Is this book worth your time and money? As much as I was looking forward to this book I was dreading reviewing it because I hope that it would be good and Morrison and Jones have not only delivered that but simply knocked my socks off with this book. What is most impressive about the book is how in sync that they are together on the book. Morrison knew what Jones could bring to the book and he tailored the story to his style and that is what makes the book work like a well oiled machine. Jones artwork on the book not only is great but it really gave him the opportunity to do things that he normally doesn’t get to do and he delivers it perfectly. Rarely do you see a comic like this where a writer and artist are in perfect sync and captures the essence of what these crossovers could and should be. The Morrison back-up is simply icing on the cake for this book and wraps it up perfectly. HIGHEST RECOMMENDATION! and is the Comic Book of the Week!!!

As an added bonus make sure that you pick up the Morrison variant cover that is also available. Here is what you should look for.

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Wonder Woman/Tasmanian Devil #1

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DC Comics Writer Tony Bedard, Penciller Barry Kitson, Inker John Floyd, Colorist Lovern Kindzierski, Letterer Dave Sharpe, Back-Up Story Writer Tony Bedard, Artist Ben Caldwell, Letterer David Sharpe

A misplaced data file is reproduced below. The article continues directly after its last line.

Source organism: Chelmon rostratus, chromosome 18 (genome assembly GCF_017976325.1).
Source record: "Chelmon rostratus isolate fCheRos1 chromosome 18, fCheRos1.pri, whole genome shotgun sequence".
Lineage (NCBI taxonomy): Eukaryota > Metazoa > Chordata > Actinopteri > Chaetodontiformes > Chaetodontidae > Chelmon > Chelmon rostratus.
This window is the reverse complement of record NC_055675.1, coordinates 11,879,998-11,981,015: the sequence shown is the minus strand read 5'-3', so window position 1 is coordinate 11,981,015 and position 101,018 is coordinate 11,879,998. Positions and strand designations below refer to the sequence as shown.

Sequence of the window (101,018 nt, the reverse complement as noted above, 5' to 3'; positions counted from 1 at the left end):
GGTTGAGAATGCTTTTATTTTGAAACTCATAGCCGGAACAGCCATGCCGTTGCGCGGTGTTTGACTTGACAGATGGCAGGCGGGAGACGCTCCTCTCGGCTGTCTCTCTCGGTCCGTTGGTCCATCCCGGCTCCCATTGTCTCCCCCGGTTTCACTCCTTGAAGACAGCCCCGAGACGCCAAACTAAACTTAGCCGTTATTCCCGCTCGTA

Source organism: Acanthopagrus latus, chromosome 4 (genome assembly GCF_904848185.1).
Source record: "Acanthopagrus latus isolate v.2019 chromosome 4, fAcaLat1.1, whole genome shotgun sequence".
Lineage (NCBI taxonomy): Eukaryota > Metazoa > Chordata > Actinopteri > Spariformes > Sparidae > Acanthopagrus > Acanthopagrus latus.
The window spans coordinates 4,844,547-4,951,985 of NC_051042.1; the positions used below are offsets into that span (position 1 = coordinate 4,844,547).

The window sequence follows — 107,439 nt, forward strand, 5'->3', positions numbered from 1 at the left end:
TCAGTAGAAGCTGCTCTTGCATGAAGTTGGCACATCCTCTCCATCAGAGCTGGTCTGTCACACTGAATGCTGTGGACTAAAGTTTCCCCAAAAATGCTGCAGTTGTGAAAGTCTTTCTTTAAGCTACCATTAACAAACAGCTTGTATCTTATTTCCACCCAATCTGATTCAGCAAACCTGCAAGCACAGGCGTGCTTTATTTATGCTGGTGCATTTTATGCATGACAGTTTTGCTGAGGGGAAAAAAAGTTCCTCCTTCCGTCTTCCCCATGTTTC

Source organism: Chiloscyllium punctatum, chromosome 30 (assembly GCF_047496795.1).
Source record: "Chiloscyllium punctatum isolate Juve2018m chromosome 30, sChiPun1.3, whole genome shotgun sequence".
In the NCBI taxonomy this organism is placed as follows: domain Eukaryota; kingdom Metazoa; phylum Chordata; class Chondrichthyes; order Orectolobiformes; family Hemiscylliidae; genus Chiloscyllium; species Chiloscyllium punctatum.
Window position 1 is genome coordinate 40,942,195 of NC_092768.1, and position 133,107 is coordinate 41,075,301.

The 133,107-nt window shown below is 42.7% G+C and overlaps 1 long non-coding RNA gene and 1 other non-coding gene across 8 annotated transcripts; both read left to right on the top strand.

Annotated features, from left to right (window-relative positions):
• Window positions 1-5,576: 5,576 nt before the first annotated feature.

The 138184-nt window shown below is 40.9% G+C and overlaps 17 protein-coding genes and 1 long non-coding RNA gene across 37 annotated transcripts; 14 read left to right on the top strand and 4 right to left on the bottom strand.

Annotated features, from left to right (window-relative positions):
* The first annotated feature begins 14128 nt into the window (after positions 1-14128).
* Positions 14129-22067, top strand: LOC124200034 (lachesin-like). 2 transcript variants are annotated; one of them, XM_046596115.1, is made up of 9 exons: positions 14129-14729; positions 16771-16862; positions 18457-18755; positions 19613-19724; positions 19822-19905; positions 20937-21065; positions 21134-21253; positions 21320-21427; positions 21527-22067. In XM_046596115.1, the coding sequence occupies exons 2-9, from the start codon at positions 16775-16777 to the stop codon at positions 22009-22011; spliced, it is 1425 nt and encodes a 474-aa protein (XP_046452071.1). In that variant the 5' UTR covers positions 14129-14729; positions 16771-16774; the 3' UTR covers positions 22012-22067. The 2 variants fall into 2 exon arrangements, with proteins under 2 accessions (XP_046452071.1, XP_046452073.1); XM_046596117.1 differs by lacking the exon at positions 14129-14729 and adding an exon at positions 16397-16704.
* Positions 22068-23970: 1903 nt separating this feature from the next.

After the Lobo/Road Runner special it was going to be a very tough book to follow but I have to give props to Bedard for coming up with a smart and snappy script for the book. What I found most impressive was that he was able to come up with a way for a Taz to communicate in the story with cartoon word balloons so he is able to “talk” in the story As with the other DC/Looney Tunes specials Bedard keeps the story simple and doesn’t bog down the story with lots of exposition, he just hits the ground running with the story and keeps it fast a loose but never forgets to have fun with it. The one thing that was a great asset to the story was how he weaved the greek mythology into the story and that gave the book a strong footing in the Wonder Woman aspect of the story. Bedard grounds the story in the DC Universe but he never loses what we all loved about Taz and he plays that quite well here. Kitson and Floyd do a nice job on the artwork on the main story and while Taz is visually a bit on the monster side they make sure that when required that he still has his classic animation roots still intact. This is a nice looking book and does the job quite well. The back-up story by Bedard and one of my favorite artist Caldwell continues the story but turns it into a musical that on the surface shouldn’t work but they know how to squeeze all of the fun of a Loony Tunes short gags and all into it and make it work exceptionally well here. Caldwell style is gorgeous and throws in so many sweet Loony Tunes references that make it a real visual feast. I would have loved him doing a full DC/Looney Tunes main story. So hopefully if there are more than they know who to call first.